My mum, the Volunteer

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07 May 2021 | PEOPLE

My mum, the Volunteer

At 45, single mum SV1 Indira Devi joined the SAF Volunteer Corps (SAFVC) to inspire her son and prepare him for NS.

// Story Teo Jing Ting

// Photos Kenneth Lin & courtesy of SV1 Indira

Opening image: SV1 Indira joined the SAFVC in 2016 as she wanted to prepare her son for his NS.
English 华文

While sons usually receive letters from their parents during field camp in Basic Military Training, it was SAFVC Volunteer (SV) 1 Indira who first received one from her son.

In it was a short but meaningful message: "Ma, you always tell me to never give up. I'm sure that's what you will do."

That was in June 2016. SV1 Indira had just completed a route march during her Singapore Armed Forces Volunteer Corps (SAFVC) training when she was given the letter.

"I was totally taken aback and cried 'cos I was really touched!" said SV1 Indira with a laugh.

Taking up the challenge

Born and raised in India, SV1 Indira came to Singapore at the age of 26. She then met her ex-husband and gave birth to her son two years later.

When 3rd Sergeant (SG) (NS) Rahul Kurup was seven, the couple divorced. SV1 Indira has been a single parent since.

Raising her son alone was not easy. But what troubled SV1 Indira was that she had no clue how to prepare her son for National Service (NS).

As fate would have it, she was talking to her friend about how she wanted to contribute to Singapore in a meaningful way and he suggested that she join the SAFVC.

SV1 Indira (right) and her buddy SV2 Chew Suet Mei going through SAFVC Basic Training in June 2016.

"Growing up in India, I've always had an admiration for Singapore and the way things are done (here), so I thought of contributing back in a meaningful way," explained SV1 Indira.

The 49-year-old now serves as an Infomedia Staff in the Army Information Centre.

She also had a third reason for joining the SAFVC: Her father was in the Indian Army and had always wanted his children to follow in his footsteps.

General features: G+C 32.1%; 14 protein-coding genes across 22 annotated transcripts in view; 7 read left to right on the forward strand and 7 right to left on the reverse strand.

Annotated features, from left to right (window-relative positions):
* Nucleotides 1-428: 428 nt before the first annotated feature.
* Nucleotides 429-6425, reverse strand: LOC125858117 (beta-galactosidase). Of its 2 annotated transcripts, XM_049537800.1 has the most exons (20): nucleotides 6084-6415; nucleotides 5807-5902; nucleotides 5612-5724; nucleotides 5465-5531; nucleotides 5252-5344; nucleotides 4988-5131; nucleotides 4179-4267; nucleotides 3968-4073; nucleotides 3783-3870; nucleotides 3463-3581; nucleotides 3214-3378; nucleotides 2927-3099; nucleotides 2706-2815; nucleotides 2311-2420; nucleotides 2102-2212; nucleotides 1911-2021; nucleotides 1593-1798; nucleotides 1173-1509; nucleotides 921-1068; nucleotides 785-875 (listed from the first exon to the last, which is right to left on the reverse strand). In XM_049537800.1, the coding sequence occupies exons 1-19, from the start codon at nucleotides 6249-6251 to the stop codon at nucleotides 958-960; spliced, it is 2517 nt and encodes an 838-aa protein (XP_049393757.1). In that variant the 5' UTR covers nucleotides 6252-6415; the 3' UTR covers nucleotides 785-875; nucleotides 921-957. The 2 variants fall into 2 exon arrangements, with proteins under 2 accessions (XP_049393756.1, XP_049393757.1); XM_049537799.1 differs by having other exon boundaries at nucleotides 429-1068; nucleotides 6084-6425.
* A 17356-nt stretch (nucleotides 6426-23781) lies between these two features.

Becoming the disciplinarian

Even though she was mentally prepared, SV1 Indira was almost in tears after three days of Basic Training (where SVs get familiarised with the military).

She was exhausted from the strenuous physical training — it was almost more than her 45-year-old body could endure.

"But once I overcame that breaking point, it got better. I realised that even though you're pushed to your limits, the SAFVC takes great care of your safety," said SV1 Indira, who works as a change management lead (digital office) in a local transport company.

This made her feel assured that her son, too, would be in good hands when he enlisted.

On 24 Jun 2016, SV1 Indira (right) graduated from the SAFVC Basic Training Course with her mother (centre) and son by her side.

Ironically, that also marked the beginning of 3SG (NS) Rahul's "ordeal". Previously a laid-back mother, SV1 Indira became much stricter about punctuality and enforcing discipline at home.

"My mum totally changed and I was like: why are you acting so weird?" said 3SG (NS) Rahul with a laugh.

When he complained, SV1 Indira explained that she was preparing him for the regimentation he would face when he enlisted.